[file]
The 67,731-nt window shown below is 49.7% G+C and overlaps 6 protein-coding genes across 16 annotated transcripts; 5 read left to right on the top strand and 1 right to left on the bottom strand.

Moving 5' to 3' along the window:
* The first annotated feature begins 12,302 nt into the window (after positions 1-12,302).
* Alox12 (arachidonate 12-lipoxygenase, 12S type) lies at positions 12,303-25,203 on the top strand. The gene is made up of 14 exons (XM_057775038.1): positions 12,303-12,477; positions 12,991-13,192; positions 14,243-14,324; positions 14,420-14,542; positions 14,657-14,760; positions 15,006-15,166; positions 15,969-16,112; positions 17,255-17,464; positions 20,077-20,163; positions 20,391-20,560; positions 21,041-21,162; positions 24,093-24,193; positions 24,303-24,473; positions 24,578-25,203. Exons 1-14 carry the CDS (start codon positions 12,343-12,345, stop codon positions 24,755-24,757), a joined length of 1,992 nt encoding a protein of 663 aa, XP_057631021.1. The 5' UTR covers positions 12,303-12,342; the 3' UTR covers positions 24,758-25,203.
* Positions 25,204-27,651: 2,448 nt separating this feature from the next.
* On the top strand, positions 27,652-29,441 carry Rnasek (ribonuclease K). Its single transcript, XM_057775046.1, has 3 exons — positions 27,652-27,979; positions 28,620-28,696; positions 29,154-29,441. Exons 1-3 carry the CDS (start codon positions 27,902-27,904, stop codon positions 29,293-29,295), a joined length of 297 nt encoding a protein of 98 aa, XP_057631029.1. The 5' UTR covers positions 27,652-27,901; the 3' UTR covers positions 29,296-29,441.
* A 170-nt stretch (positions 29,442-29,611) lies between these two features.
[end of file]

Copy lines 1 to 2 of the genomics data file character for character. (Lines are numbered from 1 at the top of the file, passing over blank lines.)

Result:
The 67,731-nt window shown below is 49.7% G+C and overlaps 6 protein-coding genes across 16 annotated transcripts; 5 read left to right on the top strand and 1 right to left on the bottom strand.

Moving 5' to 3' along the window: